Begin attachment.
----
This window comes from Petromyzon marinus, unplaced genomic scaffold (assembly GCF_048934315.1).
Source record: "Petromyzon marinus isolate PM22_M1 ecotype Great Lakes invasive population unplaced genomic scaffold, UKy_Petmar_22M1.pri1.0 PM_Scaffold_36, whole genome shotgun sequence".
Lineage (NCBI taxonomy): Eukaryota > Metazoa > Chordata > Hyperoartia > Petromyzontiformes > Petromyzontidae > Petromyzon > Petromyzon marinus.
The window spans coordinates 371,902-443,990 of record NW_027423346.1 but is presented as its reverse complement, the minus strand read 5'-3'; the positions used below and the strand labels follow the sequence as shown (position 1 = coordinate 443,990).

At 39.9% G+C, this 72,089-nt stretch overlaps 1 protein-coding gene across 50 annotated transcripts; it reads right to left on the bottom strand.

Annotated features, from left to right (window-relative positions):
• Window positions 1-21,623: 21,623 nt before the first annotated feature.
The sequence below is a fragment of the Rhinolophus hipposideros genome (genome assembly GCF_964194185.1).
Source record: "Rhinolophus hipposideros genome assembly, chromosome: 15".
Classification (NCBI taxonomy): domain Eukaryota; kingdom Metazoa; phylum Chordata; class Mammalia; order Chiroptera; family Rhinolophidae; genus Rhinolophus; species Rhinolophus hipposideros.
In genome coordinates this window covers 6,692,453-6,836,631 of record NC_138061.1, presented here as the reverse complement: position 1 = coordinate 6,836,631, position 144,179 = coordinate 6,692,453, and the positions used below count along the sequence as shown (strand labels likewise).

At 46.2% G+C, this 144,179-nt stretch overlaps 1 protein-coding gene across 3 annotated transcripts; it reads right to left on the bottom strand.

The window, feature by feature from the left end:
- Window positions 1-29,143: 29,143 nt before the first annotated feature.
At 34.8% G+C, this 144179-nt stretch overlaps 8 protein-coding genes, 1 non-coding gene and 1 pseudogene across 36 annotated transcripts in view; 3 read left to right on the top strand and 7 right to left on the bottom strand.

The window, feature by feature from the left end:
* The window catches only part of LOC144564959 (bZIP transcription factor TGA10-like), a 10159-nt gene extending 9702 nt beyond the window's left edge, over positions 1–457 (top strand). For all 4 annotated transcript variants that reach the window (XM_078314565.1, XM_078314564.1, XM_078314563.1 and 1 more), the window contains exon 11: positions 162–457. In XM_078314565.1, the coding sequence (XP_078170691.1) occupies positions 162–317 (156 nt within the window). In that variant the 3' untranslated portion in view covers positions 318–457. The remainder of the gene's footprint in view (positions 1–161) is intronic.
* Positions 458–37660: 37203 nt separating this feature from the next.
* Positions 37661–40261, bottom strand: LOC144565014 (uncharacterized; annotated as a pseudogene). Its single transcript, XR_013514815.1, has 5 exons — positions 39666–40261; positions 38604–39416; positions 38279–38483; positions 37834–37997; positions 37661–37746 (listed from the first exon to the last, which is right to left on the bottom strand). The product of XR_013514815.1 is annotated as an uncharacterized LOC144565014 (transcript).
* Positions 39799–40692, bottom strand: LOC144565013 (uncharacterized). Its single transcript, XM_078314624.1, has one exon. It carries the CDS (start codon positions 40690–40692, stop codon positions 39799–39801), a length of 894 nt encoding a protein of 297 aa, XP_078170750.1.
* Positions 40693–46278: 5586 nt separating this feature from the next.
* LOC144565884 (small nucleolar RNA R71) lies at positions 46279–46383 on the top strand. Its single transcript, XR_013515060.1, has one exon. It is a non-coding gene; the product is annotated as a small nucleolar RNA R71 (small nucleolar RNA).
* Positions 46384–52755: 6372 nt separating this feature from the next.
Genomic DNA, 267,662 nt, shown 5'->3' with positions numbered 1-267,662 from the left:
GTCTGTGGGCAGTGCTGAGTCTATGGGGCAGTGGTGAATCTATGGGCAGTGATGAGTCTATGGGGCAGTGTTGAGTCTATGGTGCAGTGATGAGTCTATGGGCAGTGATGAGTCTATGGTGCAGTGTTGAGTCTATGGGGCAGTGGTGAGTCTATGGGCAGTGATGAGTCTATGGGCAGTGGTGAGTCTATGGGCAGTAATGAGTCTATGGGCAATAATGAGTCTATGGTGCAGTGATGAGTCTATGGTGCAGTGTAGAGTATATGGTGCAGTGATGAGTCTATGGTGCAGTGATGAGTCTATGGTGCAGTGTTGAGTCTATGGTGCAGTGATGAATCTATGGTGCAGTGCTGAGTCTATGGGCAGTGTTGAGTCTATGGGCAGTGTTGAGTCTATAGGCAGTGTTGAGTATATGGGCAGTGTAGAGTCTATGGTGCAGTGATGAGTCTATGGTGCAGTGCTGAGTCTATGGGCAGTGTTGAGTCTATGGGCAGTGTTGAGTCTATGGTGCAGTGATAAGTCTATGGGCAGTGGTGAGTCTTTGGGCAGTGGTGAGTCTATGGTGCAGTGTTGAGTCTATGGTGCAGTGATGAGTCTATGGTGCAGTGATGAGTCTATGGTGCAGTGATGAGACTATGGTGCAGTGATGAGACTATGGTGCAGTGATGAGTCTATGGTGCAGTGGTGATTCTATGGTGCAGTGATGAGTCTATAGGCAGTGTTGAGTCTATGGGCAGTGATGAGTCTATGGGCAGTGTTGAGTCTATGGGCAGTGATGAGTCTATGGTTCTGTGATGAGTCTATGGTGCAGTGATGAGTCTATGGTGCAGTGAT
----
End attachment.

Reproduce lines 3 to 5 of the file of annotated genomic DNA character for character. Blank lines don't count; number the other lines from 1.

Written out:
Lineage (NCBI taxonomy): Eukaryota > Metazoa > Chordata > Hyperoartia > Petromyzontiformes > Petromyzontidae > Petromyzon > Petromyzon marinus.
The window spans coordinates 371,902-443,990 of record NW_027423346.1 but is presented as its reverse complement, the minus strand read 5'-3'; the positions used below and the strand labels follow the sequence as shown (position 1 = coordinate 443,990).

At 39.9% G+C, this 72,089-nt stretch overlaps 1 protein-coding gene across 50 annotated transcripts; it reads right to left on the bottom strand.